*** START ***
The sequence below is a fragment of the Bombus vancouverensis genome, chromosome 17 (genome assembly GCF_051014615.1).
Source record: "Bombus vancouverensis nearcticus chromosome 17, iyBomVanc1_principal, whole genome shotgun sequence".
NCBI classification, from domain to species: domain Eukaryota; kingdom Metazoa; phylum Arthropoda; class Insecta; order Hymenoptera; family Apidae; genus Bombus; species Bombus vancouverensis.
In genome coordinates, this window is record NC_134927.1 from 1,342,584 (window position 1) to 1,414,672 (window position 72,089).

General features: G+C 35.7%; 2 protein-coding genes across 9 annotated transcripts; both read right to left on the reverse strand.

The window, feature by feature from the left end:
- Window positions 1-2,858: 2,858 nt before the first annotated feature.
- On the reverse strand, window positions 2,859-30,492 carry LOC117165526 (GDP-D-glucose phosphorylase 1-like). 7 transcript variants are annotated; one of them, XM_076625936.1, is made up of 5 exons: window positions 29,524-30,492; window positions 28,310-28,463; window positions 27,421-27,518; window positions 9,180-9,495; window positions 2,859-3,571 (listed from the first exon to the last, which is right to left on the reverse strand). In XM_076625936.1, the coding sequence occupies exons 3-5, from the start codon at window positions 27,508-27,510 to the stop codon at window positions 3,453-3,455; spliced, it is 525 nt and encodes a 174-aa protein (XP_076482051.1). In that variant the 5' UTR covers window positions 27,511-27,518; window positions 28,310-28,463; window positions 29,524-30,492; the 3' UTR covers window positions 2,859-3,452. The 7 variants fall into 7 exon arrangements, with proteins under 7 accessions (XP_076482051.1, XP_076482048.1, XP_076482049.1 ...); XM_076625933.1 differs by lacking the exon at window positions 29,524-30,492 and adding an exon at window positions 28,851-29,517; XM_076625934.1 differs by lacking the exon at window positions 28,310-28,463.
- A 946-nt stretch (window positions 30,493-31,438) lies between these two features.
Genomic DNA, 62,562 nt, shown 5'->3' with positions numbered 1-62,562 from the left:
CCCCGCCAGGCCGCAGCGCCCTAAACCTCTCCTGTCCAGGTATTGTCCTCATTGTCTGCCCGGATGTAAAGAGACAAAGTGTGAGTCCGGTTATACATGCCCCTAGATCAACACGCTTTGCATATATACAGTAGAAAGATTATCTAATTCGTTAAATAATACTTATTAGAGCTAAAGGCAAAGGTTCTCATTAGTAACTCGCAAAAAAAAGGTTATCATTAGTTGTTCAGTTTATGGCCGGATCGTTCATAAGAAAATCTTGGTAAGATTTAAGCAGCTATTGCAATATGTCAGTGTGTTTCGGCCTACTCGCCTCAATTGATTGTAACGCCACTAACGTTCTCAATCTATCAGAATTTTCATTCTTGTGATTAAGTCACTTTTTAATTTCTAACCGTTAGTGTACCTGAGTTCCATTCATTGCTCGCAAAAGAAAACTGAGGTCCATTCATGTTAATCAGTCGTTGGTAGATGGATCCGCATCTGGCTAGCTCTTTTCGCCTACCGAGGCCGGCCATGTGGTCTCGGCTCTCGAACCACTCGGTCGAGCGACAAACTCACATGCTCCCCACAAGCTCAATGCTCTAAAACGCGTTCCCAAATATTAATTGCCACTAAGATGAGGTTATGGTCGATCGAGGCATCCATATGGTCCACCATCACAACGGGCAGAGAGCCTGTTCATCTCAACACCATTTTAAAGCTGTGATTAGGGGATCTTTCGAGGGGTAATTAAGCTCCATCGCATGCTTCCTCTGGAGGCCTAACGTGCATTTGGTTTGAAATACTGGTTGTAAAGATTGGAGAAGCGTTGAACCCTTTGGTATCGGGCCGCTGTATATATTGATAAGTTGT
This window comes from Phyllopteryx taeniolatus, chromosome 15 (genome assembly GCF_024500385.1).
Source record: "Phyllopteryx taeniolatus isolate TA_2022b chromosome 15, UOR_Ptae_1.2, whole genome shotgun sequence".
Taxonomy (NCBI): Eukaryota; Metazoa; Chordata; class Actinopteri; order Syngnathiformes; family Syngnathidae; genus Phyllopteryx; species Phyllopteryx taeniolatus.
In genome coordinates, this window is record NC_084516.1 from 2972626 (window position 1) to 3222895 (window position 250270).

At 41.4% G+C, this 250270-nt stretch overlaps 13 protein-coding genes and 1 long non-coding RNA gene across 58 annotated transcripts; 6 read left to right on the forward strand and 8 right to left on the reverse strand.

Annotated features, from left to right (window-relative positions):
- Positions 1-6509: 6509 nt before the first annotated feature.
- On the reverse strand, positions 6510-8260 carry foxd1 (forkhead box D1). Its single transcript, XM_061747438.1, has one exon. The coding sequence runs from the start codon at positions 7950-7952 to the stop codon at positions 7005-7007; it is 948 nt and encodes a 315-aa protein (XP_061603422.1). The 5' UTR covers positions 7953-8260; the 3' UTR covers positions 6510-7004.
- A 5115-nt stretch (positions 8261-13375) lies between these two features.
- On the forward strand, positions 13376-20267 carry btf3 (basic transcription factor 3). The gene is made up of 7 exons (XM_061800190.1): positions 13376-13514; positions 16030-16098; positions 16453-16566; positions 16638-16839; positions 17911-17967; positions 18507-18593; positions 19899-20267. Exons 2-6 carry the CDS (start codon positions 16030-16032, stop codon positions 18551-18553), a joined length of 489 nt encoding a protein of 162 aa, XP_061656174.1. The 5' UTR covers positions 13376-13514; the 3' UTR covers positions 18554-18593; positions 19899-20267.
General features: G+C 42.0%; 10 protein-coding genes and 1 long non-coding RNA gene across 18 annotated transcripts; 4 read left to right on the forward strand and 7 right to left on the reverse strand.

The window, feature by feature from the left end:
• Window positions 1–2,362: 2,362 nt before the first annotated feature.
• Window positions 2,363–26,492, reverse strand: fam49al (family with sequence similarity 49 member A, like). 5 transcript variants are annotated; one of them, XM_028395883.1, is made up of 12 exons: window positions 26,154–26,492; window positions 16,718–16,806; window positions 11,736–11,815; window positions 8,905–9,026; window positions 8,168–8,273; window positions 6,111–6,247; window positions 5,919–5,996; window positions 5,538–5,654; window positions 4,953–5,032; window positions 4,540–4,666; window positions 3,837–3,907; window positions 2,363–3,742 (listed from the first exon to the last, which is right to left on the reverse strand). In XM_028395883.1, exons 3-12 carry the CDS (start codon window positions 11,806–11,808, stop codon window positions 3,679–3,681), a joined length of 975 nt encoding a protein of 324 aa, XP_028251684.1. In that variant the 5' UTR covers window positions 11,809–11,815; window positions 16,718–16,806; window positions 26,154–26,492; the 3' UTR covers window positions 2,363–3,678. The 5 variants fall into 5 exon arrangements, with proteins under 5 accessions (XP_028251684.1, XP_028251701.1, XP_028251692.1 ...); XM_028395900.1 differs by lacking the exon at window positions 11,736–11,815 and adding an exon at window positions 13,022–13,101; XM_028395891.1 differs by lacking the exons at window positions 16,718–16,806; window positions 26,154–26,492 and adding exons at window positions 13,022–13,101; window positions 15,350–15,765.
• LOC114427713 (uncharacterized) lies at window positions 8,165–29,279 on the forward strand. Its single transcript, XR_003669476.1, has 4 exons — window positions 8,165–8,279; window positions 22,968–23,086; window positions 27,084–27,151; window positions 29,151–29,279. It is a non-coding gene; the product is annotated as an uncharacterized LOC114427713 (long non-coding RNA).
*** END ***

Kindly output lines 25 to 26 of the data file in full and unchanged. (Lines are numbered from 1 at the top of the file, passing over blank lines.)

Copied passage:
• Window positions 2,363–26,492, reverse strand: fam49al (family with sequence similarity 49 member A, like). 5 transcript variants are annotated; one of them, XM_028395883.1, is made up of 12 exons: window positions 26,154–26,492; window positions 16,718–16,806; window positions 11,736–11,815; window positions 8,905–9,026; window positions 8,168–8,273; window positions 6,111–6,247; window positions 5,919–5,996; window positions 5,538–5,654; window positions 4,953–5,032; window positions 4,540–4,666; window positions 3,837–3,907; window positions 2,363–3,742 (listed from the first exon to the last, which is right to left on the reverse strand). In XM_028395883.1, exons 3-12 carry the CDS (start codon window positions 11,806–11,808, stop codon window positions 3,679–3,681), a joined length of 975 nt encoding a protein of 324 aa, XP_028251684.1. In that variant the 5' UTR covers window positions 11,809–11,815; window positions 16,718–16,806; window positions 26,154–26,492; the 3' UTR covers window positions 2,363–3,678. The 5 variants fall into 5 exon arrangements, with proteins under 5 accessions (XP_028251684.1, XP_028251701.1, XP_028251692.1 ...); XM_028395900.1 differs by lacking the exon at window positions 11,736–11,815 and adding an exon at window positions 13,022–13,101; XM_028395891.1 differs by lacking the exons at window positions 16,718–16,806; window positions 26,154–26,492 and adding exons at window positions 13,022–13,101; window positions 15,350–15,765.
• LOC114427713 (uncharacterized) lies at window positions 8,165–29,279 on the forward strand. Its single transcript, XR_003669476.1, has 4 exons — window positions 8,165–8,279; window positions 22,968–23,086; window positions 27,084–27,151; window positions 29,151–29,279. It is a non-coding gene; the product is annotated as an uncharacterized LOC114427713 (long non-coding RNA).